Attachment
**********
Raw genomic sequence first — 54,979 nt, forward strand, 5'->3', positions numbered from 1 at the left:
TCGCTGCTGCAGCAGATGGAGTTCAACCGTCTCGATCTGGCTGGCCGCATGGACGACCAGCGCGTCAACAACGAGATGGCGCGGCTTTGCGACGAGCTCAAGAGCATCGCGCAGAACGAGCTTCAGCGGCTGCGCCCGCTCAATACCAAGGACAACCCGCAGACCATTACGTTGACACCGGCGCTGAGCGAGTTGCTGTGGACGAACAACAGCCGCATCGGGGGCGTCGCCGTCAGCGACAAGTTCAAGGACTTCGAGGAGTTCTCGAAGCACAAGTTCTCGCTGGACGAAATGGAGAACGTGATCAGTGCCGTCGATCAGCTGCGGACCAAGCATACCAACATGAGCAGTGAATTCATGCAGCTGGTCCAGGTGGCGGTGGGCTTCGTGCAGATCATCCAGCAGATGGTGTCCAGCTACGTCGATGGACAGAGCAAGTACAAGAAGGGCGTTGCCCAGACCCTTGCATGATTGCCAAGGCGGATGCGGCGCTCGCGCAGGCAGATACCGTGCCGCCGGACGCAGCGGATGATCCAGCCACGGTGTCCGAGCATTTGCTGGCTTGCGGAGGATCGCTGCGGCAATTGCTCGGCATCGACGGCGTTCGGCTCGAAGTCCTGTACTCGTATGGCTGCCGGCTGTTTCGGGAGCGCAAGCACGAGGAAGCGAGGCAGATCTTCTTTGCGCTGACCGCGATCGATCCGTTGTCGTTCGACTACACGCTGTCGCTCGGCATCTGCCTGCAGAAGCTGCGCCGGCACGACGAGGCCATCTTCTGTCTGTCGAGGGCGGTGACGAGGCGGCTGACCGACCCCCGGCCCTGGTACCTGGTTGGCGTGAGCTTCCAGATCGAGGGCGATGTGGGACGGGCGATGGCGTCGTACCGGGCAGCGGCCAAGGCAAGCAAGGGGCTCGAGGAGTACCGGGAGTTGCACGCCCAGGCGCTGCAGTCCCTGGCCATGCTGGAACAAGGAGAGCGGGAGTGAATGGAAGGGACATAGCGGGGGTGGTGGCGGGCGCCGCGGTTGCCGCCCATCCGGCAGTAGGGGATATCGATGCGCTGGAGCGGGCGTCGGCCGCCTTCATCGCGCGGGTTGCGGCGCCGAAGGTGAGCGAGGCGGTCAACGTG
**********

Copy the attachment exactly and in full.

Raw genomic sequence first — 54,979 nt, forward strand, 5'->3', positions numbered from 1 at the left:
TCGCTGCTGCAGCAGATGGAGTTCAACCGTCTCGATCTGGCTGGCCGCATGGACGACCAGCGCGTCAACAACGAGATGGCGCGGCTTTGCGACGAGCTCAAGAGCATCGCGCAGAACGAGCTTCAGCGGCTGCGCCCGCTCAATACCAAGGACAACCCGCAGACCATTACGTTGACACCGGCGCTGAGCGAGTTGCTGTGGACGAACAACAGCCGCATCGGGGGCGTCGCCGTCAGCGACAAGTTCAAGGACTTCGAGGAGTTCTCGAAGCACAAGTTCTCGCTGGACGAAATGGAGAACGTGATCAGTGCCGTCGATCAGCTGCGGACCAAGCATACCAACATGAGCAGTGAATTCATGCAGCTGGTCCAGGTGGCGGTGGGCTTCGTGCAGATCATCCAGCAGATGGTGTCCAGCTACGTCGATGGACAGAGCAAGTACAAGAAGGGCGTTGCCCAGACCCTTGCATGATTGCCAAGGCGGATGCGGCGCTCGCGCAGGCAGATACCGTGCCGCCGGACGCAGCGGATGATCCAGCCACGGTGTCCGAGCATTTGCTGGCTTGCGGAGGATCGCTGCGGCAATTGCTCGGCATCGACGGCGTTCGGCTCGAAGTCCTGTACTCGTATGGCTGCCGGCTGTTTCGGGAGCGCAAGCACGAGGAAGCGAGGCAGATCTTCTTTGCGCTGACCGCGATCGATCCGTTGTCGTTCGACTACACGCTGTCGCTCGGCATCTGCCTGCAGAAGCTGCGCCGGCACGACGAGGCCATCTTCTGTCTGTCGAGGGCGGTGACGAGGCGGCTGACCGACCCCCGGCCCTGGTACCTGGTTGGCGTGAGCTTCCAGATCGAGGGCGATGTGGGACGGGCGATGGCGTCGTACCGGGCAGCGGCCAAGGCAAGCAAGGGGCTCGAGGAGTACCGGGAGTTGCACGCCCAGGCGCTGCAGTCCCTGGCCATGCTGGAACAAGGAGAGCGGGAGTGAATGGAAGGGACATAGCGGGGGTGGTGGCGGGCGCCGCGGTTGCCGCCCATCCGGCAGTAGGGGATATCGATGCGCTGGAGCGGGCGTCGGCCGCCTTCATCGCGCGGGTTGCGGCGCCGAAGGTGAGCGAGGCGGTCAACGTG